Physical Modelling Tests With Flexible Woody Vegetation Mimics


  • SU A. KALLOE Delft University of Technology, the Netherlands
  • BAS HOFLAND Delft University of Technology, the Netherlands
  • BREGJE K. VAN WESENBEECK Deltares, the Netherlands



Willow trees, Wave damping, 3D-printed tree mimics, Branch motion, Flexible vegetation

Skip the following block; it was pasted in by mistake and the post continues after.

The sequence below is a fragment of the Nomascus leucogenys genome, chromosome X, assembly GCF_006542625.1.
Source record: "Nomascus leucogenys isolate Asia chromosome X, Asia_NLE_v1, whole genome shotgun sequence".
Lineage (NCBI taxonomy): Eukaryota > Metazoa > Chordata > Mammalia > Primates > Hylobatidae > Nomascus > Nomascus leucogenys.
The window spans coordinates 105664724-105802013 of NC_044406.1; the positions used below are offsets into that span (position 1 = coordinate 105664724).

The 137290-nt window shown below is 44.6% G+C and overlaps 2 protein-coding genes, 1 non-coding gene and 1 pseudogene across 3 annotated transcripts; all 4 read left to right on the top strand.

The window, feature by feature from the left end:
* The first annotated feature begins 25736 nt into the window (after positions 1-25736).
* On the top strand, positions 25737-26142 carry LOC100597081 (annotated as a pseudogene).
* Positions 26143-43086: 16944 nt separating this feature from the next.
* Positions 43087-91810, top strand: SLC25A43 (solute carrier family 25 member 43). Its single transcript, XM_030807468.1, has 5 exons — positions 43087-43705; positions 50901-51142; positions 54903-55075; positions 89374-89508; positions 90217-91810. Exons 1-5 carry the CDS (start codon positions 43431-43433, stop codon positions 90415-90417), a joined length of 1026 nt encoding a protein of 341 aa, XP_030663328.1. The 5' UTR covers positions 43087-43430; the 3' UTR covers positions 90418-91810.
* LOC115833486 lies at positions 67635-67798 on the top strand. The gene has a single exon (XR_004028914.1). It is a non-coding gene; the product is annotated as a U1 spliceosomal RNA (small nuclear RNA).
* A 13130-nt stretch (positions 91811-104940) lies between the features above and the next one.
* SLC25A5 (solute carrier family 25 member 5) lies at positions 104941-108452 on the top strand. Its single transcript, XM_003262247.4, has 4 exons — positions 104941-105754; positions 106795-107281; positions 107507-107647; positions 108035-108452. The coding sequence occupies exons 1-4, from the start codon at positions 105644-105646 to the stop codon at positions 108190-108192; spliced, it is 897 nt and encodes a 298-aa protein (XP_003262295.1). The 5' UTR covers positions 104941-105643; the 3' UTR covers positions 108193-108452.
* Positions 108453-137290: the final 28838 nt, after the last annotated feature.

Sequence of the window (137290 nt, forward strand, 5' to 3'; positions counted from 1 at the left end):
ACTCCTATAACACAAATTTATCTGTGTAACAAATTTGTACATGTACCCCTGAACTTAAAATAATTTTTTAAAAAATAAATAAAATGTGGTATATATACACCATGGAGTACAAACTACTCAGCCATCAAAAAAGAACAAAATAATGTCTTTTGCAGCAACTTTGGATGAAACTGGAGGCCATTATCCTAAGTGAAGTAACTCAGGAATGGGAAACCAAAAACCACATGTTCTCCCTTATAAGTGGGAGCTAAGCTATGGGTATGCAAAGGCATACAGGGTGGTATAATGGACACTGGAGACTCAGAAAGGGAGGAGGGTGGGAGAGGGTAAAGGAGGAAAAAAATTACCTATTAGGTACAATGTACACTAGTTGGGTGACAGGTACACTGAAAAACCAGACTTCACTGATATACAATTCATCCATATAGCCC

Riparian forests in front of dikes can dampen incoming waves and thereby contribute to flood safety. In real-scale flume experiments with live pollard willow trees (forming a 40-m-long forest), it was observed that during storm conditions, a maximum reduction of 20 % in incoming wave height could be achieved (van Wesenbeeck, et al., 2022). Notably, this amount of wave damping occurred at a water depth of 3 meters, aligning with the section of the trees with the maximum frontal-surface area. For a larger water depth, measured wave damping however declined. This is potentially partly caused by the natural tapering form of the trees. Typically, trees are characterized by smaller branch diameters and more flexible branches higher up in the canopy (McMahon & Kronauer, 1976); and flexible vegetation mimics are known to dampen less than rigid mimics due to motion (Van Veelen, T, Reeve, & Karunarathna, 2020). Hence, both the frontal-surface area and branch rigidity decrease along the height of the willow trees, potentially leading to less wave damping by the forest when subject to large waves at higher water levels.




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